When walking into a supermarket, we can choose from a variety of foods and flavors to stimulate our taste buds. In fact, we are so spoiled that we can even decide which brand of a certain product we prefer. Unfortunately, humanity has not always been so lucky. Our population began small and grew very gradually for a long time. The advent of agriculture allowed for this growth in population. Around 10,000 years ago humanity switched from hunter gathering to farming. They began domesticating plants and animals to have a more stable food source. This change allowed for many significant changes in the way humanity existed on this planet. Most notably, agriculture has caused a rapid increase in the size of our population.
Around 10000 years ago, before the shift to agriculture, our population consisted of about only 2 or 3 million individuals. 2000 years ago, however, our population had grown staggeringly to 250 million. Today our population exceeds 6 billion. Technology and improvements in health care are partly responsible for this drastic change, but humanity’s switch to agriculture started this major change.
The effect of the agricultural revolution on human population growth is represented by the following graph:
The switch to agriculture was brought on by necessity and not chance. The human population had stagnated due to a lack of food. Domestication solved this problem. Farming and raising animals produced more food in a smaller space then did hunting and gathering. Wild animals roamed and edible plant life could never be guaranteed. When domestication began food sources stayed near the population. Rather than having to constantly relocate for food, groups could survive with a supply of food near at hand. Also, farming allowed for food to be stored and used at later times if alternative food sources ran short. These factors would allow for our population size to increase dramatically.
The stable supply of food allowed for early humans to have a greater chance of survival due to be more fully nourished. The roaming groups became more settled. This meant that a community could develop and such a society would eventually begin to protect one another from starvation and the wild. Being settled meant a group could learn one area and grow familiar with it rather than having to be constantly on alert. This comfort with the environment would allow people to live longer lives in less relative danger.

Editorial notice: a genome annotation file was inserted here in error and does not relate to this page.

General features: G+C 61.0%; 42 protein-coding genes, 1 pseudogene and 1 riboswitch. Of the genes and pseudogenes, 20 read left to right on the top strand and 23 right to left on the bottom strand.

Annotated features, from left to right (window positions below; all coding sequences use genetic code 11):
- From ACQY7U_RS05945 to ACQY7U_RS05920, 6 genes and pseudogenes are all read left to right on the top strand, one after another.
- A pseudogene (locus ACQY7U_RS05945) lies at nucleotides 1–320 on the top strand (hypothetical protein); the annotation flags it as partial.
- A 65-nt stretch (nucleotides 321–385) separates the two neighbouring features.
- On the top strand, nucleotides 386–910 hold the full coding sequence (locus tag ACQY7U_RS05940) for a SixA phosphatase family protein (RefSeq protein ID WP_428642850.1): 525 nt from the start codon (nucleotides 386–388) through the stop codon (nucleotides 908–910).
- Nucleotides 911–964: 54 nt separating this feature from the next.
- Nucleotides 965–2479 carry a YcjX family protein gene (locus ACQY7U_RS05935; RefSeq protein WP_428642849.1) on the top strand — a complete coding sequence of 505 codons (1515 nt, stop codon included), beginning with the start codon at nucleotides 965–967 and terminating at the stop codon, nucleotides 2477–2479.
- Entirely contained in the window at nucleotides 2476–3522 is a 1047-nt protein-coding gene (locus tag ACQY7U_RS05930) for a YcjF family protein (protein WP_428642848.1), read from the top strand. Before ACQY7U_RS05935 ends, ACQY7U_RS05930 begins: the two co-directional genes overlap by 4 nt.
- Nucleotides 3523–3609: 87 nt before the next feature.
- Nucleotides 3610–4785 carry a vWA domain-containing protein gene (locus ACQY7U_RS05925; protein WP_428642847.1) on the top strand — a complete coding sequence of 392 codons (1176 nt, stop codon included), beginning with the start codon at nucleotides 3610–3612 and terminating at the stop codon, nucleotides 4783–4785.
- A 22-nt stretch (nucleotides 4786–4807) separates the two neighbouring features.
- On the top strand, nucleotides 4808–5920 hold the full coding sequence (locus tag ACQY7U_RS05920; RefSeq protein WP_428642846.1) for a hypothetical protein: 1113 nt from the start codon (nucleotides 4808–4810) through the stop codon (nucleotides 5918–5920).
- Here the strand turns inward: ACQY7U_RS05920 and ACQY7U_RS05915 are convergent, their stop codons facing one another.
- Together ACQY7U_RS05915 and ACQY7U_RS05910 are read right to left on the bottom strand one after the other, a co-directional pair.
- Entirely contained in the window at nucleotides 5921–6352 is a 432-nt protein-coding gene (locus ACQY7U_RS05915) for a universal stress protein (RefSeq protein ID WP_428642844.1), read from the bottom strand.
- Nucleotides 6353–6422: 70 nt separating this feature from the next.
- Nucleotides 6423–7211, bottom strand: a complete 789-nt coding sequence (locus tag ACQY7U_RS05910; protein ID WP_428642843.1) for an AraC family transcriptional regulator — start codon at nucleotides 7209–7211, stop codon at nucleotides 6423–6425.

A growth in agriculture was necessary to allow the population to continue growing. Instead of random circumstances creating a single case in which agriculture appeared and then spread, evidence shows that agriculture began to pop up in many places around the world. Plant domestication, at least, started in around ten separate areas. This shows how it was a necessary adaptation by humanity to continue population growth.
It is clear that the development of agriculture has allowed for the human species to become what it is today. The attainment of a reliable and consistent food source allowed for the increased population growth of our ancestors. This increase in population allowed for the evolution of human beings to take an interesting turn; with a newfound element of stability, the sophistication of technology, health care, and culture became possible.
Our Origins, by Clark Spencer Larsen